The software giant's Secured-core PC initiative first launched back in 2019 and so far Dell, Dynabook, Getac, HP, Lenovo, Fujitsu, Acer, Asus, Panasonic and Microsoft have created ultra-secure laptops designed to protect users against firmware level threats.
At the heart of the new Surface Laptop 4, is the Trusted Platform Module 2.0 (TPM) and a AMD Ryzen Mobile Processor with System Guard to boot securely while minimizing the impact of firmware vulnerabilities. The device's TPM 2.0 chip does this by sandboxing firmware to protect critical subsystems and sensitive data.
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On Secured-core PCs, Kernel Direct Memory Access Protection is also pre-enabled to help ensure that the system is protect against malicious and unintended Direct Memory Access (DMA) attacks such as Thunderspy. Meanwhile the TPM 2.0 chip serves as the hardware root-of-trust for the Surface Laptop 4 and can protect sensitive assets like BitLocker keys while also making the device ready for Zero Trust security.
According to Microsoft's Security Signals report from March of this year, a vast majority of enterprise customers have experienced at least one firmware attack during the past two years. In a blog post, the Microsoft Security Team provided further insight as to why there has been an increase in firmware attacks recently, saying:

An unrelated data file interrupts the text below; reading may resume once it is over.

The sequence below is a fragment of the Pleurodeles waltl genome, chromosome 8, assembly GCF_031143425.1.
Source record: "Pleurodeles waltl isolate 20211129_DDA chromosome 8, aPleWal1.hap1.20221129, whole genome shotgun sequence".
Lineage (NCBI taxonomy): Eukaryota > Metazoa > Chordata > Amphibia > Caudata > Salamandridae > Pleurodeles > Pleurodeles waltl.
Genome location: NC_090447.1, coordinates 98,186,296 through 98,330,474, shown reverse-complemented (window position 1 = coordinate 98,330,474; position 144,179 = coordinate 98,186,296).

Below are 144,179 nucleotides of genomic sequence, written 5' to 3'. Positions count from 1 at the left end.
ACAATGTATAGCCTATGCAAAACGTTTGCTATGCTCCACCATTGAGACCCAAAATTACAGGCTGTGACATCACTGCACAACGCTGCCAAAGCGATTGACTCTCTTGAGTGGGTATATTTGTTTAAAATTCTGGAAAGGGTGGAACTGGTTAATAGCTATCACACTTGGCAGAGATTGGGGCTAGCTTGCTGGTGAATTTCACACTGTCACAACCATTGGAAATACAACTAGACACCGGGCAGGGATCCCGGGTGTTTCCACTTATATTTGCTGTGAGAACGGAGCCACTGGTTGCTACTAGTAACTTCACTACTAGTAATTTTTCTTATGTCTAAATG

“Firmware, which lives below the operating system, is emerging as a primary target because it is where sensitive information like credentials and encryption keys are stored in memory. Many devices in the market today don’t offer visibility into that layer to ensure that attackers haven’t compromised a device prior to the boot process or at runtime bellow the kernel. And attackers have noticed.”
To address the growing number of firmware attacks, Microsoft has introduced its own Unified Extensible Firmware Interface (UEFI) to enable a secure and maintainable interface to manage firmware. Microsoft UEFI facilitates full transparency for its customers and was built using the open source project called Project Mu.
The software giant also built its own tools for managing and updating UEFI including Surface Enterprise Management Mode (SEMM). This can be used as either a stand-alone tool or integrated with Microsoft Endpoint Configuration Manager to manage the UEFI settings on a user's Surface without having to hold Power button + Volume UP to boot straight into the UEFI.
While a release date has not yet been set for the new Surface Laptop 4 powered by AMD Ryzen Mobile Processors, the device joins the Surface Pro X as the second secured-core PC offering in the Surface portfolio.
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